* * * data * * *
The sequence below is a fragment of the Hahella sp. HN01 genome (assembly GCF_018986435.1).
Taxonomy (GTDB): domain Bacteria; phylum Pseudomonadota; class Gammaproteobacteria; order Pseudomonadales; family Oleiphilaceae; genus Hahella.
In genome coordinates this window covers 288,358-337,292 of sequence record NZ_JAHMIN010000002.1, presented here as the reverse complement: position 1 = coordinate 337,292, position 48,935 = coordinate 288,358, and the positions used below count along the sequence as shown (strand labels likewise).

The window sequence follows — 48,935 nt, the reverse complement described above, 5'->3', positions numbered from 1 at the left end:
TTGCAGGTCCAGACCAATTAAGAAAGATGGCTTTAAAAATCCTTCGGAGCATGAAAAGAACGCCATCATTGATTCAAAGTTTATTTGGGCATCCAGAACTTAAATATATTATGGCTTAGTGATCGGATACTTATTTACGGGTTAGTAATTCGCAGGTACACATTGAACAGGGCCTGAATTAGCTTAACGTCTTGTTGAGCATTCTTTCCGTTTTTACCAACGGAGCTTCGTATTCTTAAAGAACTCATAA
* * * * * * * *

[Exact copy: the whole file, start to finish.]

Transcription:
The sequence below is a fragment of the Hahella sp. HN01 genome (assembly GCF_018986435.1).
Taxonomy (GTDB): domain Bacteria; phylum Pseudomonadota; class Gammaproteobacteria; order Pseudomonadales; family Oleiphilaceae; genus Hahella.
In genome coordinates this window covers 288,358-337,292 of sequence record NZ_JAHMIN010000002.1, presented here as the reverse complement: position 1 = coordinate 337,292, position 48,935 = coordinate 288,358, and the positions used below count along the sequence as shown (strand labels likewise).

The window sequence follows — 48,935 nt, the reverse complement described above, 5'->3', positions numbered from 1 at the left end:
TTGCAGGTCCAGACCAATTAAGAAAGATGGCTTTAAAAATCCTTCGGAGCATGAAAAGAACGCCATCATTGATTCAAAGTTTATTTGGGCATCCAGAACTTAAATATATTATGGCTTAGTGATCGGATACTTATTTACGGGTTAGTAATTCGCAGGTACACATTGAACAGGGCCTGAATTAGCTTAACGTCTTGTTGAGCATTCTTTCCGTTTTTACCAACGGAGCTTCGTATTCTTAAAGAACTCATAA